Acuvail is a non steroidal anti-inflammatory drug (NSAID) prescribed to reduce swelling, pain, and inflammation after cataract surgery. Treatment with Acuvail (Ketorolac Tromethamine) usually begins the day prior to surgery and is continued for no more than fourteen days post-op to treat any ocular inflammation, irritation, and burning or stinging that may occur after the procedure. Acuvail is available in convenient single-dose vials so there is no guessing if you received too many or too few drops.
The active ingredient in Acuvail is called Ketorolac Tromethamine. When administered as directed, it is quickly absorbed into your eye(s) and blocks the action of an enzyme in your body called cyclo-oxygenase (COX).
Cyclo-oxygenase is involved in producing inflammatory chemicals, including prostaglandins as an immune response to an injury or surgical procedures that involves your eye/eyes such as cataracts, high ocular pressure, or glaucoma. These prostaglandins cause pain, swelling and inflammation which can be very uncomfortable as you try to rest. With Acuvail blocking the action of the COX enzymes, prostaglandin production is inhibited so pain and inflammation is reduced to allow you comfort while recovering.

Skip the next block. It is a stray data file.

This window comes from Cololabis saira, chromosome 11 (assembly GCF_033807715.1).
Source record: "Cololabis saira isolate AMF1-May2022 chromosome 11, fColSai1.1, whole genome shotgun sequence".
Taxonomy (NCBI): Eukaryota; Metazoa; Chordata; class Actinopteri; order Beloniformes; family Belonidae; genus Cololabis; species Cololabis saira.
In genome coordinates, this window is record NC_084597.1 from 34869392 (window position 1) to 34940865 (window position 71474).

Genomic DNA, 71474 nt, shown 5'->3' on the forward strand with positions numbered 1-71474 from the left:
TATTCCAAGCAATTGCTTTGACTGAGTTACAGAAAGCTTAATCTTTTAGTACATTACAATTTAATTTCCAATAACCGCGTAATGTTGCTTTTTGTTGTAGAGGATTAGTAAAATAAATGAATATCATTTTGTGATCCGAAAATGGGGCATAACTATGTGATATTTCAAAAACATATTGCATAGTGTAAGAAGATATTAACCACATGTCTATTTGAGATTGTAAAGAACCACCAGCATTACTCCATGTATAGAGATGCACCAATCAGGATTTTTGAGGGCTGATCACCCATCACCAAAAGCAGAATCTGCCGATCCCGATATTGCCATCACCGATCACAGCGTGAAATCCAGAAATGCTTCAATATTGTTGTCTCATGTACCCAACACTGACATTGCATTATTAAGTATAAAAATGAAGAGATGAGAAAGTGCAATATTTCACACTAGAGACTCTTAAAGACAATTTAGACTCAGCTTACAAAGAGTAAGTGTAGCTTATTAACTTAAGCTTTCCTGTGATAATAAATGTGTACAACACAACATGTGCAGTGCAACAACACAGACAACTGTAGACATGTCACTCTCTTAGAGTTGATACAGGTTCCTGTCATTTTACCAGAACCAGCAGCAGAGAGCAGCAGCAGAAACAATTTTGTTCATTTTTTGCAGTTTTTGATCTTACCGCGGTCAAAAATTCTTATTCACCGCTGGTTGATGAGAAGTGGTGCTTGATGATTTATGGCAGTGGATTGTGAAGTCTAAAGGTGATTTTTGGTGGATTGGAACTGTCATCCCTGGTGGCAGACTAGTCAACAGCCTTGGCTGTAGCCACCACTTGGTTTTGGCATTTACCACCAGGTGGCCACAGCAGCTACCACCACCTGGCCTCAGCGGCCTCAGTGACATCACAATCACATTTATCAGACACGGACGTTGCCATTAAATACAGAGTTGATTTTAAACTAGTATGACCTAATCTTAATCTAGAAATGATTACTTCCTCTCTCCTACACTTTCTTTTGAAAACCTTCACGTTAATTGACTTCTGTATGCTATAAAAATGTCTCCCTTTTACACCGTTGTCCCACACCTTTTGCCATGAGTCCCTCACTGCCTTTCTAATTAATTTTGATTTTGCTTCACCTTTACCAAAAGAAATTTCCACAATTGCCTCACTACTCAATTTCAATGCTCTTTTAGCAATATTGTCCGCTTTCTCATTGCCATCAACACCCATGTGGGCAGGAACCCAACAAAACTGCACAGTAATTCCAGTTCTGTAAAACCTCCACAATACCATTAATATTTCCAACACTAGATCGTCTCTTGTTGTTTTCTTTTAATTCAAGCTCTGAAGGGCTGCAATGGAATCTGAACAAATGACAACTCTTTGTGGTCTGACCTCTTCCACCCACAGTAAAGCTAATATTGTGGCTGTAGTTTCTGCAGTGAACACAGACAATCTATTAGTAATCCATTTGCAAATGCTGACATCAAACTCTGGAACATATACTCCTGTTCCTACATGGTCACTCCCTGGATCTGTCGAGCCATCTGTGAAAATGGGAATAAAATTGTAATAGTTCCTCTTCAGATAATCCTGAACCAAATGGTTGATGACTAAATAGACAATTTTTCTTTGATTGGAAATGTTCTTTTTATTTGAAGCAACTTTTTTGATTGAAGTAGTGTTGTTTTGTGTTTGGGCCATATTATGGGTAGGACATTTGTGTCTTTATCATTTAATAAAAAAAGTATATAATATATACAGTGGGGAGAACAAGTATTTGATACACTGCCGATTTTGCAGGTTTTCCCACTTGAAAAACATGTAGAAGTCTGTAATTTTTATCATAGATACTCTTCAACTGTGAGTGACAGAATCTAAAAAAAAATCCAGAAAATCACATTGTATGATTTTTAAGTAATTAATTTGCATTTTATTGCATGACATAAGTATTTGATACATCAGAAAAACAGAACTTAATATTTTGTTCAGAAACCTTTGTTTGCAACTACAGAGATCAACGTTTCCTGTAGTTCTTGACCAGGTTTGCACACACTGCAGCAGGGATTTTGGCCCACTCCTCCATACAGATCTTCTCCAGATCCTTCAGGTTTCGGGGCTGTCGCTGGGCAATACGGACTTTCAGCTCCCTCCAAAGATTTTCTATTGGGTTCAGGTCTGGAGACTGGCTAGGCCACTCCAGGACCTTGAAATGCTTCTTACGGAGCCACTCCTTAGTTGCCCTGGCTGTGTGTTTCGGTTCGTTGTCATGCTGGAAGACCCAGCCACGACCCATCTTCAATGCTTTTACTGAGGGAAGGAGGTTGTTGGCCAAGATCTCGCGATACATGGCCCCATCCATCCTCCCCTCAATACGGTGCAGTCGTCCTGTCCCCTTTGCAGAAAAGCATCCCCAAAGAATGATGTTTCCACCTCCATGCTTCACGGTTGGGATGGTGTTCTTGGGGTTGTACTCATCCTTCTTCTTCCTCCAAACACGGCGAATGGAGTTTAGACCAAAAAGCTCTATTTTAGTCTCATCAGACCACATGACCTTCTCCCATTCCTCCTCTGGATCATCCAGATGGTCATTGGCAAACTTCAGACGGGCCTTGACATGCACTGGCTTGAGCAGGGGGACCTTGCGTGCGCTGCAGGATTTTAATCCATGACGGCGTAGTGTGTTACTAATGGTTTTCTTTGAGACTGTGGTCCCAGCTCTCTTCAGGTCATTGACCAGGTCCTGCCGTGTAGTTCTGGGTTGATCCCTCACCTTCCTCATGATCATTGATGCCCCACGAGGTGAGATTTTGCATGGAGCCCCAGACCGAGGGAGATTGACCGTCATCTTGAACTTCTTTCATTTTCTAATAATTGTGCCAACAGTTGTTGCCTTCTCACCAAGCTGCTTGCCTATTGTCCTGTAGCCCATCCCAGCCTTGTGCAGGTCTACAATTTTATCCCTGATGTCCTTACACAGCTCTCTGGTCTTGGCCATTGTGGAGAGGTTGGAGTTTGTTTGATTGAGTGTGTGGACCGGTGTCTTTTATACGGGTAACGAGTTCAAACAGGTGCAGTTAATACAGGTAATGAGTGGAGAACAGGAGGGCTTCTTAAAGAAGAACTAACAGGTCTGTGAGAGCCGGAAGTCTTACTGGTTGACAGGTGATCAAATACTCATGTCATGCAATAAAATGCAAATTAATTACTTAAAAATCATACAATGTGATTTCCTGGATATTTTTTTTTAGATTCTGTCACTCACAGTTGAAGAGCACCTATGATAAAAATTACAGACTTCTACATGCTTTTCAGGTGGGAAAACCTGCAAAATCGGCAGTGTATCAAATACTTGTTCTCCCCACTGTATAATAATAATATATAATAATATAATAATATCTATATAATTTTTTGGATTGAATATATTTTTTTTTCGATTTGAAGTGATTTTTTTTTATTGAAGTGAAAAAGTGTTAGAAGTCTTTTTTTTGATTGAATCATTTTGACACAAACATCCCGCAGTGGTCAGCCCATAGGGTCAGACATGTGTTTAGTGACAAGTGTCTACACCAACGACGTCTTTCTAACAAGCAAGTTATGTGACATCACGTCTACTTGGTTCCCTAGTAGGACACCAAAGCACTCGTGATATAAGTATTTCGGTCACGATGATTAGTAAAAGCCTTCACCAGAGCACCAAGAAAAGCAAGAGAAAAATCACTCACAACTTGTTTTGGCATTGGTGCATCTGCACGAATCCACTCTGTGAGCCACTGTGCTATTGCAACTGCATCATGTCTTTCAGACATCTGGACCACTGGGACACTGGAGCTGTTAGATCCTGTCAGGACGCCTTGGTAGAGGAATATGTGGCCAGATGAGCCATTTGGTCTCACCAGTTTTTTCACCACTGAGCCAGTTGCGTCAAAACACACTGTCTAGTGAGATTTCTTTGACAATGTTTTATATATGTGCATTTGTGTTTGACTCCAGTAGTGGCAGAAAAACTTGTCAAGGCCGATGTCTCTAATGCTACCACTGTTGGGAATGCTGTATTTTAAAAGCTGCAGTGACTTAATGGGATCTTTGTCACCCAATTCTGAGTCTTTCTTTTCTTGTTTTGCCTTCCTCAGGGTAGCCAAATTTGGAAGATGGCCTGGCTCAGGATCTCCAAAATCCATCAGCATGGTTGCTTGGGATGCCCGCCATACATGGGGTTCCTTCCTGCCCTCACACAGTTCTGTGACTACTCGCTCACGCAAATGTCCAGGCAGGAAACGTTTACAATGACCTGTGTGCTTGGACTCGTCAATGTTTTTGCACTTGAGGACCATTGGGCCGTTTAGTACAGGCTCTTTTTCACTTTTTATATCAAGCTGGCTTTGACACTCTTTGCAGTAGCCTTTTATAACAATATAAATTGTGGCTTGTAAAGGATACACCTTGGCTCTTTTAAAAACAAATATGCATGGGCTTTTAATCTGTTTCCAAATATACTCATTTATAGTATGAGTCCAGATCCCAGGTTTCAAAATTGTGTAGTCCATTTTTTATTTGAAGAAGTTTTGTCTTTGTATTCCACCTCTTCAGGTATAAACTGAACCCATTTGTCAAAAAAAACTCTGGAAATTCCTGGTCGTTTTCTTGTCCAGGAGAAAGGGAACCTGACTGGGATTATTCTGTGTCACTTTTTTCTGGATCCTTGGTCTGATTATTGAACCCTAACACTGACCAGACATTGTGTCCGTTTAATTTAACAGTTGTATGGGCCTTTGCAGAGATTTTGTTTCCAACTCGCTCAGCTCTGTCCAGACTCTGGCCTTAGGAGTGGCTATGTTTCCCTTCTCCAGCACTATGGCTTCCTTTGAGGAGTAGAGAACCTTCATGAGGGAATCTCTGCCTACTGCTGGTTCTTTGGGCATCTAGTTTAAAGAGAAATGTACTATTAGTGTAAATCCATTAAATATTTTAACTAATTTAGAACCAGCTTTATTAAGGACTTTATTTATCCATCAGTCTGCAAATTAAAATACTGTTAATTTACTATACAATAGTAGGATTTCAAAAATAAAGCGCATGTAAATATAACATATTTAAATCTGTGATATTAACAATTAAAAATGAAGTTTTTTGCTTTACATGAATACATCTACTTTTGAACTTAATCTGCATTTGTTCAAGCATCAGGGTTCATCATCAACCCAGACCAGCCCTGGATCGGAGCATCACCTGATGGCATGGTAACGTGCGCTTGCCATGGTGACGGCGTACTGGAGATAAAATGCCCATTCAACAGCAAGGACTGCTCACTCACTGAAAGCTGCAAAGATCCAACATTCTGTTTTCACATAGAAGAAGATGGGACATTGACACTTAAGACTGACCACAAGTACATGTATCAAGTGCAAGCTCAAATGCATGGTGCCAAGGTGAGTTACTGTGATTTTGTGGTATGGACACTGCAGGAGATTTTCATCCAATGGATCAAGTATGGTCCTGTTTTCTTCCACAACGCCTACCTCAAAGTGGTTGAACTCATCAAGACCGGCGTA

A cataract is a cloudy film that grows over the eye's lens and impairs vision. Cataract surgery is a relatively common procedure that involves the removal of your cloudy natural lens and replacing it with a clear artificial lens implant. This is all performed through a small incision made in the side of your cornea where a qualified ophthalmologist will insert a very small high-frequency ultrasound to break up and suction out the cloudy lens. This process is called phacoemulsification, and is done as an out-patient procedure.
Acuvail may also be prescribed following corneal refractive surgery. Most types of vision correction surgery work by reshaping the cornea, or clear front part of the eye, so that light traveling through it is properly focused onto the retina located in the back of the eye. Other types involve replacing the eye’s natural lens.
Before using Acuvail, advise your doctor of your medical history, especially of; aspirin-sensitive asthma, bleeding problems, recent multiple eye surgeries, eye problems such as dry eye syndrome, corneal problems, diabetes, rheumatoid arthritis, asthma, nasal polyps. Ask your doctor if Acuvail is safe to use if you are pregnant, trying to become pregnant, or are breast feeding.
Contact lenses must be removed before using the eye drops and can be put back in fifteen minutes afterwards. After instilling Acuvail, wait at least five minutes between using this medication and other drops that have been approved or prescribed by your doctor.
You should check with your doctor if you experience the following side effects: drooping eye lid; swelling of the eye; continued blurred vision or vision changes.